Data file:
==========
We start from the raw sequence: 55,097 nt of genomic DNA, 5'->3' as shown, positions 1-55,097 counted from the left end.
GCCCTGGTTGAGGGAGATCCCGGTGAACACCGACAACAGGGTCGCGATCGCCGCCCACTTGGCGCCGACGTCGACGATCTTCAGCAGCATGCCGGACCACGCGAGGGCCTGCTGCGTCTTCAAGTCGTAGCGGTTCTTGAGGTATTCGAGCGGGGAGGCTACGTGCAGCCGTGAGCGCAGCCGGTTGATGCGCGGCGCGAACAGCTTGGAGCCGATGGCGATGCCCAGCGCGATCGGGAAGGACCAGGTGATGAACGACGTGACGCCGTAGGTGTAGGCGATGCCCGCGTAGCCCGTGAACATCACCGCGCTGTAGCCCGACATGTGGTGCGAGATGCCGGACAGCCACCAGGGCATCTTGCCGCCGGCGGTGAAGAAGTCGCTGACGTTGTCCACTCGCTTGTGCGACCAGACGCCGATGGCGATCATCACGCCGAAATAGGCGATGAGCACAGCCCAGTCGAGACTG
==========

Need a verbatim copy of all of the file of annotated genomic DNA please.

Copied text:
We start from the raw sequence: 55,097 nt of genomic DNA, 5'->3' as shown, positions 1-55,097 counted from the left end.
GCCCTGGTTGAGGGAGATCCCGGTGAACACCGACAACAGGGTCGCGATCGCCGCCCACTTGGCGCCGACGTCGACGATCTTCAGCAGCATGCCGGACCACGCGAGGGCCTGCTGCGTCTTCAAGTCGTAGCGGTTCTTGAGGTATTCGAGCGGGGAGGCTACGTGCAGCCGTGAGCGCAGCCGGTTGATGCGCGGCGCGAACAGCTTGGAGCCGATGGCGATGCCCAGCGCGATCGGGAAGGACCAGGTGATGAACGACGTGACGCCGTAGGTGTAGGCGATGCCCGCGTAGCCCGTGAACATCACCGCGCTGTAGCCCGACATGTGGTGCGAGATGCCGGACAGCCACCAGGGCATCTTGCCGCCGGCGGTGAAGAAGTCGCTGACGTTGTCCACTCGCTTGTGCGACCAGACGCCGATGGCGATCATCACGCCGAAATAGGCGATGAGCACAGCCCAGTCGAGACTG